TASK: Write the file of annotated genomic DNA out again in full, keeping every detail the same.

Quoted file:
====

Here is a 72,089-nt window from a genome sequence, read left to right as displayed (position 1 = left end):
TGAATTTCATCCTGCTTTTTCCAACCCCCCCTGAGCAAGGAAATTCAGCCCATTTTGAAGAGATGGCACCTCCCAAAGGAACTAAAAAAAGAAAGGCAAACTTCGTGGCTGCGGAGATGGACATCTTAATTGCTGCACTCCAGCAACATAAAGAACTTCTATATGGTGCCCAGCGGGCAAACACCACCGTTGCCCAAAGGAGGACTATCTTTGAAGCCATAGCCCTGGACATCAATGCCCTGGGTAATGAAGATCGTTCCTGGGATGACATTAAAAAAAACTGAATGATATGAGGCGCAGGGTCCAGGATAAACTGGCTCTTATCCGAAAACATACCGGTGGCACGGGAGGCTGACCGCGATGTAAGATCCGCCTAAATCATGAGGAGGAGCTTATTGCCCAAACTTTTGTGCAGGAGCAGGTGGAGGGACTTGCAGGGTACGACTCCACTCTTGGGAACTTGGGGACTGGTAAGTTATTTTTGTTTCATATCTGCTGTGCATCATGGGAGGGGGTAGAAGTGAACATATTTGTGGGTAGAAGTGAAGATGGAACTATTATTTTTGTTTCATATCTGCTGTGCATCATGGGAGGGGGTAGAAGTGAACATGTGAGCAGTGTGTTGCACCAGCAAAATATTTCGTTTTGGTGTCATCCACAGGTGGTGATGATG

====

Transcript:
Here is a 72,089-nt window from a genome sequence, read left to right as displayed (position 1 = left end):
TGAATTTCATCCTGCTTTTTCCAACCCCCCCTGAGCAAGGAAATTCAGCCCATTTTGAAGAGATGGCACCTCCCAAAGGAACTAAAAAAAGAAAGGCAAACTTCGTGGCTGCGGAGATGGACATCTTAATTGCTGCACTCCAGCAACATAAAGAACTTCTATATGGTGCCCAGCGGGCAAACACCACCGTTGCCCAAAGGAGGACTATCTTTGAAGCCATAGCCCTGGACATCAATGCCCTGGGTAATGAAGATCGTTCCTGGGATGACATTAAAAAAAACTGAATGATATGAGGCGCAGGGTCCAGGATAAACTGGCTCTTATCCGAAAACATACCGGTGGCACGGGAGGCTGACCGCGATGTAAGATCCGCCTAAATCATGAGGAGGAGCTTATTGCCCAAACTTTTGTGCAGGAGCAGGTGGAGGGACTTGCAGGGTACGACTCCACTCTTGGGAACTTGGGGACTGGTAAGTTATTTTTGTTTCATATCTGCTGTGCATCATGGGAGGGGGTAGAAGTGAACATATTTGTGGGTAGAAGTGAAGATGGAACTATTATTTTTGTTTCATATCTGCTGTGCATCATGGGAGGGGGTAGAAGTGAACATGTGAGCAGTGTGTTGCACCAGCAAAATATTTCGTTTTGGTGTCATCCACAGGTGGTGATGATG